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Snipers: what specific skills and training are required

This is a discussion on Snipers: what specific skills and training are required within the Military Strategy and Tactics forum, part of the Global Defense & Military category; Hello everyone. First time poster here. I am looking into a story I was told, and wanted to get the ...


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Old March 31st, 2016   #1
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Snipers: what specific skills and training are required

Hello everyone. First time poster here. I am looking into a story I was told, and wanted to get the thoughts and opinions of some people who have specific knowledge around what it takes to be a successful sniper.

I guess maybe before we get into too many details, I'll cut straight to the main question: Is it possible, in your expert opinion (there are experts here, right?) that an individual with no military training or background who happens to be skilled with a rifle could become a successful sniper in a foreign land during a time of war?

I pretty much have my answer without having to ask, but because it is outside of my area of expertise, I can't really say why I don't think it would be possible, other than to say it just sounds crazy.

Thanks, and feel free to point me elsewhere If I am not the first person to ask something like this. I'll have a look around in the meantime!
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Old March 31st, 2016   #2
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Just to add some more context, we are talking Vietnam era. Probably 1970. I have been doing some reading about snipers in that particular conflict at that time, and while there seems to be a lot of variability in what was and wasn't considered a proper "sniper" back then, the one common theme is that it was an elite and dangerous profession. I've not read anything anywhere confirming or even suggesting that there were non-military contractor snipers there at that time. I tend to think that there weren't, but I am still curious as to the possibility.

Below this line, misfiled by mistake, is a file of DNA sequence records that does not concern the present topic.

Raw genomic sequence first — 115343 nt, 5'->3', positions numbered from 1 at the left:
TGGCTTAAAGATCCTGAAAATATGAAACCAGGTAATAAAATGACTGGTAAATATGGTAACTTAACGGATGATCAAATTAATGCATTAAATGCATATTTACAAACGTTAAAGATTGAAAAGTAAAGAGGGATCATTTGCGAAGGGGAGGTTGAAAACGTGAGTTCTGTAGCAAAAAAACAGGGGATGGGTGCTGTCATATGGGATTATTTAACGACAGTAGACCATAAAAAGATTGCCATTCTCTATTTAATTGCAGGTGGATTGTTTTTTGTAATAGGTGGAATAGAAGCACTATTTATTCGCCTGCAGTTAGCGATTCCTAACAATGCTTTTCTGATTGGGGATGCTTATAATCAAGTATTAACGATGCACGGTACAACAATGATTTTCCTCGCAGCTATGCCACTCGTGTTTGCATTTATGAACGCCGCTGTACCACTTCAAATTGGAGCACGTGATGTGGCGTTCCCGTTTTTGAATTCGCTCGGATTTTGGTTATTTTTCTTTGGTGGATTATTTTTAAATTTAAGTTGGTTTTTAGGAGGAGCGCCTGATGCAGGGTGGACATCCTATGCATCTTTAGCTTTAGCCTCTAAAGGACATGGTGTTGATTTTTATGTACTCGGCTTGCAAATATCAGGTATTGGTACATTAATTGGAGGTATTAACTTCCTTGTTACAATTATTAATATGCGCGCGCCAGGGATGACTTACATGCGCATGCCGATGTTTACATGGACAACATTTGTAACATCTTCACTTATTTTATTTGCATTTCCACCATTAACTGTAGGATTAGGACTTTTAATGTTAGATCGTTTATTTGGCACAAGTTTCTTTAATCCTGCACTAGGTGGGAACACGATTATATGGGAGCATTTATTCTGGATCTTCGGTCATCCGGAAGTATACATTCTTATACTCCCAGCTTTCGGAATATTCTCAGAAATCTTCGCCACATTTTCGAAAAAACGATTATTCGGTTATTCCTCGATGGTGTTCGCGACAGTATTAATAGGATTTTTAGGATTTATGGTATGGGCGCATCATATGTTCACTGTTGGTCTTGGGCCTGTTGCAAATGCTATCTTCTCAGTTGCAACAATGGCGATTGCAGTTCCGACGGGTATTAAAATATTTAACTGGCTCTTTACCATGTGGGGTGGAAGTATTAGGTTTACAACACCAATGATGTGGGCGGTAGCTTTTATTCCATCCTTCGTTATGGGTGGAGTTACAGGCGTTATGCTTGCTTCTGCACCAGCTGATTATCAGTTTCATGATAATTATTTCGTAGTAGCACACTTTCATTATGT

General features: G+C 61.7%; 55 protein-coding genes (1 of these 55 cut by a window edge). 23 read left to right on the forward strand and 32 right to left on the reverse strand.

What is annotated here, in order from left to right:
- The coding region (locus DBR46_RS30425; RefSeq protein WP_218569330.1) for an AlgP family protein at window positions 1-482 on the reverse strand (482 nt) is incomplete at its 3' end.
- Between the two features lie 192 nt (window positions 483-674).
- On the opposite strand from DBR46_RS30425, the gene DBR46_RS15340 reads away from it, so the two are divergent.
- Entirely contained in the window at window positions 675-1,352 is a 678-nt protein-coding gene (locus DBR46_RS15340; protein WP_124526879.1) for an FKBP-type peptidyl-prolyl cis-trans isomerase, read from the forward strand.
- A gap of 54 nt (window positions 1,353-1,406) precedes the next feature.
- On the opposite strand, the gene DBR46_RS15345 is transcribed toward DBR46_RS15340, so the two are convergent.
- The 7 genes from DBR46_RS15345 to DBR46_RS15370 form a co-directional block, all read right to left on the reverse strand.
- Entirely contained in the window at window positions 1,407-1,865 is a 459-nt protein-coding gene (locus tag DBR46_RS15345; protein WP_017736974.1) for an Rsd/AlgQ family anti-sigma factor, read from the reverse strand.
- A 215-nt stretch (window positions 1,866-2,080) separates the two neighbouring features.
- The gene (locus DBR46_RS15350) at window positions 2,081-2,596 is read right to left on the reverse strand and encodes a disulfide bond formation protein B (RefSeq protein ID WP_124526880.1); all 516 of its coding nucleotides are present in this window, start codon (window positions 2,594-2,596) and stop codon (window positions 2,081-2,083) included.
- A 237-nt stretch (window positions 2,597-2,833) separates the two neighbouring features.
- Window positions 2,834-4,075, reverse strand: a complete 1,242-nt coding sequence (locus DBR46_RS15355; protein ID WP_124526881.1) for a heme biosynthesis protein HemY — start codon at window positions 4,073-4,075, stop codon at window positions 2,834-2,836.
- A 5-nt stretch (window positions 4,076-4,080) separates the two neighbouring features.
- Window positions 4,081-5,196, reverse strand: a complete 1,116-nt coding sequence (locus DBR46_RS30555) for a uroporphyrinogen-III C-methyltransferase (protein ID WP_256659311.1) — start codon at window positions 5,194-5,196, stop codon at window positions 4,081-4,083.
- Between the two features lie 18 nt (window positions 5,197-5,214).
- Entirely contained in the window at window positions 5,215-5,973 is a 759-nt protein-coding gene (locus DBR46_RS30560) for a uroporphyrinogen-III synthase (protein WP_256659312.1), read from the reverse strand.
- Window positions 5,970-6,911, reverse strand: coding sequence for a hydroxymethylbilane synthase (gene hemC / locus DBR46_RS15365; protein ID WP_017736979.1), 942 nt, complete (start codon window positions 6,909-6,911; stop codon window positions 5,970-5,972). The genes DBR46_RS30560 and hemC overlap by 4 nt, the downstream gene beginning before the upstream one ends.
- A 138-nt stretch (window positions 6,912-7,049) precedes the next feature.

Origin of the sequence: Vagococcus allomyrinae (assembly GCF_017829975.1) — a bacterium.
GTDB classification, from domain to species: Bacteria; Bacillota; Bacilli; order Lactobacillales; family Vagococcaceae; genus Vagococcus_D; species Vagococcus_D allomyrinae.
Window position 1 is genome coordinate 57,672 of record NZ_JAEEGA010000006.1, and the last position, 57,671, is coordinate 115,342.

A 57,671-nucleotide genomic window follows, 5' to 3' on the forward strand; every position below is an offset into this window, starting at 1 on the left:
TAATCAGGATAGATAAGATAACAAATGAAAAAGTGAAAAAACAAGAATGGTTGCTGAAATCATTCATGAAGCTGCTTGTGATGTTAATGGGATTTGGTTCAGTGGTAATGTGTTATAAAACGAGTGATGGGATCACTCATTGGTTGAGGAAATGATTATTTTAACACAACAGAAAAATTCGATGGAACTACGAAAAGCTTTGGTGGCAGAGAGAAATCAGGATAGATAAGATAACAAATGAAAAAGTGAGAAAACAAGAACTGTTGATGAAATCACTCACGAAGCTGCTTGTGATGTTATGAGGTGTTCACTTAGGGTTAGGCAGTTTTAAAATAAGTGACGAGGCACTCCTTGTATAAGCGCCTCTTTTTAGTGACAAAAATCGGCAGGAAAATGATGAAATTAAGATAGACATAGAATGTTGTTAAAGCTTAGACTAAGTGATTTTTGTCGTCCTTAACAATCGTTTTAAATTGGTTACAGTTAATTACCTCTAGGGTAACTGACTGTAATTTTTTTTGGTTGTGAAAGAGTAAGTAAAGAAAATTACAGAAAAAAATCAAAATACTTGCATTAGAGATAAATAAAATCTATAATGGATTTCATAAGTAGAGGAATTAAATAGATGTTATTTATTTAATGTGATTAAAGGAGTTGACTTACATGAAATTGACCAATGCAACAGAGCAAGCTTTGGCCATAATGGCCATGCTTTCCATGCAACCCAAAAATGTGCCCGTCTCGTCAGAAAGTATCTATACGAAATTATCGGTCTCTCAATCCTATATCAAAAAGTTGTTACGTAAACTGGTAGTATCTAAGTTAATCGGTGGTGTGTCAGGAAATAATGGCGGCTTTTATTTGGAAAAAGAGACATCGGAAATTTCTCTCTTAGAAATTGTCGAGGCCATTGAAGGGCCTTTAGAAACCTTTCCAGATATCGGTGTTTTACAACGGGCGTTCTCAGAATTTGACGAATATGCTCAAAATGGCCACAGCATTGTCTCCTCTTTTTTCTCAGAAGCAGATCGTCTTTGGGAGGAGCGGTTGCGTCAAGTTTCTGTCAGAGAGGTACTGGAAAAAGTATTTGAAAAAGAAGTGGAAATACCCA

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Old March 31st, 2016   #3
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Hello everyone. First time poster here. I am looking into a story I was told, and wanted to get the thoughts and opinions of some people who have specific knowledge around what it takes to be a successful sniper.

I guess maybe before we get into too many details, I'll cut straight to the main question: Is it possible, in your expert opinion (there are experts here, right?) that an individual with no military training or background who happens to be skilled with a rifle could become a successful sniper in a foreign land during a time of war?

I pretty much have my answer without having to ask, but because it is outside of my area of expertise, I can't really say why I don't think it would be possible, other than to say it just sounds crazy.

Thanks, and feel free to point me elsewhere If I am not the first person to ask something like this. I'll have a look around in the meantime!
no shortage of verified stories across multiple militaries where the best snipers and marksmen came from rural communities where shooting wild animals and vermin was part of their day to day chores. german farmers, hunters, american woodsmen, australian rabbit, dingo, roo, fox, pig, camel hunters, new zealand farmers, scot, uk caretakers on the large estates etc.....

the list goes on
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Old April 1st, 2016   #4
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no shortage of verified stories across multiple militaries where the best snipers and marksmen came from rural communities where shooting wild animals and vermin was part of their day to day chores. german farmers, hunters, american woodsmen, australian rabbit, dingo, roo, fox, pig, camel hunters, new zealand farmers, scot, uk caretakers on the large estates etc.....

the list goes on
Oh, I don't doubt that at all. I am thinking more about the other skills. The types of skills and training that would help one during insertion and extraction, evasion, avoidance of discovery, separation, the possibility of close combat. It seems to me the skills beyond marksmanship would be equally as important for success and survival, and I find it hard to believe that someone who is simply a good shot at long range with a rifle would survive for long as a contract (non-military, with no military training whatsoever) sniper in a foreign country during a war.

I'm not trying to be argumentative, just looking into the validity of a story I heard that is seeming less and less likely the more I look into it.
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Old April 1st, 2016   #5